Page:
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CD Review: Rhett Miller

Rhett Miller (Shout! Factory)


Rhett Miller says you can tell what his Old 97's bandmates don't like about his songwriting by his solo work, which typically features songs that get booted by the rest of the group. If that's the case, the Old 97's' voting majority might want to rethink their strategy, given the strength and depth of Miller's fourth foray beyond the Americana confines of his regular band.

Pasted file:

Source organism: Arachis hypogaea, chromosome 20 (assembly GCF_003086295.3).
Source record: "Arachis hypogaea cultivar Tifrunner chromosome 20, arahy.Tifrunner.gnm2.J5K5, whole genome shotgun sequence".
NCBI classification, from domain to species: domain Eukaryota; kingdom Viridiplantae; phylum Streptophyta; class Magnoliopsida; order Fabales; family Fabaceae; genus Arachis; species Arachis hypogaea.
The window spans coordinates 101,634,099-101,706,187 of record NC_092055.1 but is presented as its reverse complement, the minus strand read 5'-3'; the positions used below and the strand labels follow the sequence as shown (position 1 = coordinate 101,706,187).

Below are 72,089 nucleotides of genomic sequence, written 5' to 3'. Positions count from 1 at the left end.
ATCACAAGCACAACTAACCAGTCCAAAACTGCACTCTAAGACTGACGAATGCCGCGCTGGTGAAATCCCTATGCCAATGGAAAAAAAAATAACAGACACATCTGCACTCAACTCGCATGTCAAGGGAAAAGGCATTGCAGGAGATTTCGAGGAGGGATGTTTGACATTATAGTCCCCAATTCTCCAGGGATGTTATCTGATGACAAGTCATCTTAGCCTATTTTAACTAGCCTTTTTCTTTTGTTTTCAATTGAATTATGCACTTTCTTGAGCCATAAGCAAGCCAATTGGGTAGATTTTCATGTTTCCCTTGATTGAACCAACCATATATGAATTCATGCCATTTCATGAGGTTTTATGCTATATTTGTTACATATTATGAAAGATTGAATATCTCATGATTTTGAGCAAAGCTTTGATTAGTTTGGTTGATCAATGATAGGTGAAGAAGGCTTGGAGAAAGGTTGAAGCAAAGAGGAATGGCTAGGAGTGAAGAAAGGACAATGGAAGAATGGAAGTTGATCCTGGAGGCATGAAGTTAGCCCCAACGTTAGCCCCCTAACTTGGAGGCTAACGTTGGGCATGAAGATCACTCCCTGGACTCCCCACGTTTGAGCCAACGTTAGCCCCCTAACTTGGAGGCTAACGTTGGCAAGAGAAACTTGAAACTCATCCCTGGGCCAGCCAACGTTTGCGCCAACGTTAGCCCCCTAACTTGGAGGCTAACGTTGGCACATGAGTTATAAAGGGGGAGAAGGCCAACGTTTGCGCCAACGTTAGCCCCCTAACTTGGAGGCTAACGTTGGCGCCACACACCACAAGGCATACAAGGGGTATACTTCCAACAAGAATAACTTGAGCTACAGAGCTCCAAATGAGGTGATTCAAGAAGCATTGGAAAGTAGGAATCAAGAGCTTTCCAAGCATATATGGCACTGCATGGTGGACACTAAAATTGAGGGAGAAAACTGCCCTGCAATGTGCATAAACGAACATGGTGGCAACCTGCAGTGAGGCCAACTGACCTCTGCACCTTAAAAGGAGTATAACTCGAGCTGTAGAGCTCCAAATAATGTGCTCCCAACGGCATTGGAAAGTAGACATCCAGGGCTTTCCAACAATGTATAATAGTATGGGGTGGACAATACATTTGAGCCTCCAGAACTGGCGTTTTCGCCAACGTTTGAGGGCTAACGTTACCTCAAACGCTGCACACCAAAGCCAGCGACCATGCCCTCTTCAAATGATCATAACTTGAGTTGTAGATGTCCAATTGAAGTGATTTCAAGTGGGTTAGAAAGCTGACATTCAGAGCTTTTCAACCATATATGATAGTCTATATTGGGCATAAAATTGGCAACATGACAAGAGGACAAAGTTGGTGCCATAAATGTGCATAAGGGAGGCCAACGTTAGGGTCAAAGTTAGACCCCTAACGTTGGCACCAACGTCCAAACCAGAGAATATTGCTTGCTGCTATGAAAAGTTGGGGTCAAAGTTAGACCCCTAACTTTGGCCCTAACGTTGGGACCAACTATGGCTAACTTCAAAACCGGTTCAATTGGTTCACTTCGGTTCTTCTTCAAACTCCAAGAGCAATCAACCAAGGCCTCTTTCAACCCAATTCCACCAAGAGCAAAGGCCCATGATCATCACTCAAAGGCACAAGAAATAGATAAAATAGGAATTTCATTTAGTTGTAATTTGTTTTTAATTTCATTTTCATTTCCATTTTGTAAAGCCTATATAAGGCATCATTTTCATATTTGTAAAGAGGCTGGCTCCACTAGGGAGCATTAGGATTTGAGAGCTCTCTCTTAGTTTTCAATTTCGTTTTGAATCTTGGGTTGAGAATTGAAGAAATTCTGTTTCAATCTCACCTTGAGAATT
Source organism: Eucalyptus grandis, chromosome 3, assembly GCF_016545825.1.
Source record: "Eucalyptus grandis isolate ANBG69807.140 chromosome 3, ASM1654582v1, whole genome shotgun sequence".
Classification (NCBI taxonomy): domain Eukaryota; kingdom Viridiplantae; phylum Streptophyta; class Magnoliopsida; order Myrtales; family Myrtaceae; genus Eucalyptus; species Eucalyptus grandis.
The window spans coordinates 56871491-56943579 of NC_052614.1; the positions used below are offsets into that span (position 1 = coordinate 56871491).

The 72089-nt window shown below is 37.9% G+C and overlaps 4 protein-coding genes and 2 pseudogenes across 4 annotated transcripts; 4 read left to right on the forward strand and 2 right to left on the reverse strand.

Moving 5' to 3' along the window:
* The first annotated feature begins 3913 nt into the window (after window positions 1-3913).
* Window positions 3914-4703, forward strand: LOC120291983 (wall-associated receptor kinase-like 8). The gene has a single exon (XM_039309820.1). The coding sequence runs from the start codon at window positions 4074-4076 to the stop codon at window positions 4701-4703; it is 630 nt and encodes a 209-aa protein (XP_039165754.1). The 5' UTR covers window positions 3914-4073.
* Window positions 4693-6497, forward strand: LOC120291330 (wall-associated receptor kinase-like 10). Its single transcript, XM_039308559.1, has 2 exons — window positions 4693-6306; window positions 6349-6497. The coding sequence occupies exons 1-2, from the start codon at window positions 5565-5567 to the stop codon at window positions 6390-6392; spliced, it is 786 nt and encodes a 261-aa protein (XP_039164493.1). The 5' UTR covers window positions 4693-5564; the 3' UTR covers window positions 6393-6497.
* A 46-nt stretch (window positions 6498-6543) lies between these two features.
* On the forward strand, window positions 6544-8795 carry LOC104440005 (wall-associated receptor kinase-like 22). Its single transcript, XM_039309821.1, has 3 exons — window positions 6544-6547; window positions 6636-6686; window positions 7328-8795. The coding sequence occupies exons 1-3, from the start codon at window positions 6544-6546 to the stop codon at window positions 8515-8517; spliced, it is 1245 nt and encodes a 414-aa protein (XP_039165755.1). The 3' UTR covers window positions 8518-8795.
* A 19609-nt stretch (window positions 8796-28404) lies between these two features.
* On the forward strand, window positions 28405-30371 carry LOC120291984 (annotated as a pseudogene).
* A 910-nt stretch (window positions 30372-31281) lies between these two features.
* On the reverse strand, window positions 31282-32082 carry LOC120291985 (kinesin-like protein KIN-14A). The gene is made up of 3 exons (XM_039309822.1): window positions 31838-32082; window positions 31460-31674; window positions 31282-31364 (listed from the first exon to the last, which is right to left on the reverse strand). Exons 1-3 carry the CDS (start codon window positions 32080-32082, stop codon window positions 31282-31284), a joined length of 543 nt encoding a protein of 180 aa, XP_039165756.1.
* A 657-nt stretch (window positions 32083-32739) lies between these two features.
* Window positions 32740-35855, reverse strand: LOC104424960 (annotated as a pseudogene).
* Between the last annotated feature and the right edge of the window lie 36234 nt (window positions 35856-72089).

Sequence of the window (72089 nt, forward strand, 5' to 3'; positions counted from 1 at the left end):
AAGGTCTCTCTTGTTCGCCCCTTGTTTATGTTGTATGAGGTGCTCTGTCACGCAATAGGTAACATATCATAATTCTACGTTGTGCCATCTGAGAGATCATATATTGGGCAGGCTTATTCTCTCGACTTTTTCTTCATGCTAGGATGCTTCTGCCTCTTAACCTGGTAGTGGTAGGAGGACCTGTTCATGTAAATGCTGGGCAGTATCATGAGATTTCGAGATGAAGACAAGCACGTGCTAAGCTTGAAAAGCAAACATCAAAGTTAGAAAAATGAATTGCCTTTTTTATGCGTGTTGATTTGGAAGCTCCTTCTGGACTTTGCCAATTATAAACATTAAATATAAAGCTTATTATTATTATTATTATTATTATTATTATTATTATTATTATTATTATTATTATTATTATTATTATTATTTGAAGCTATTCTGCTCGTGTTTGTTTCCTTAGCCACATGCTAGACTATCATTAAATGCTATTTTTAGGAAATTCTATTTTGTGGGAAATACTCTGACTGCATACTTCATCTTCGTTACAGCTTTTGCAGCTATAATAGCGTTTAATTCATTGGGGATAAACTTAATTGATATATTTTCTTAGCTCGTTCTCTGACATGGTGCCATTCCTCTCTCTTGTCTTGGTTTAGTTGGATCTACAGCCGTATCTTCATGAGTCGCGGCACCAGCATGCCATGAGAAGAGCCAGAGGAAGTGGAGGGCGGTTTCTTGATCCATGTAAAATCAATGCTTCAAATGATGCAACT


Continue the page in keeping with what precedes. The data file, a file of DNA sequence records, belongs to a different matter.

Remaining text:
Written after the death of his grandmother and suicide of his literary hero David Foster Wallace, Miller takes a darkly philosophical angle on "Like Love" ("We all want things that we'll never afford/Like a house filled with laughter every night") and "Caroline" ("I am my own worst enemy"), but he often sets those melancholy ruminations to almost spritely pop that Ryan Adams would be glad to own ("If It's Not Love"). By contrast, some of Miller's more hopeful messages are couched in his best torch and twang ("Bonfire"). Then there's "Nobody Says I Love You Anymore," the album's opener, where the band plays a visceral electric waltz, while Miller cracks on the chorus' high note in the kind of song that Elvis Costello has made famous. With work this consistently strong, the Old 97's better take care or they'll vote Rhett Miller right into permanent solo status. — Brian Baker

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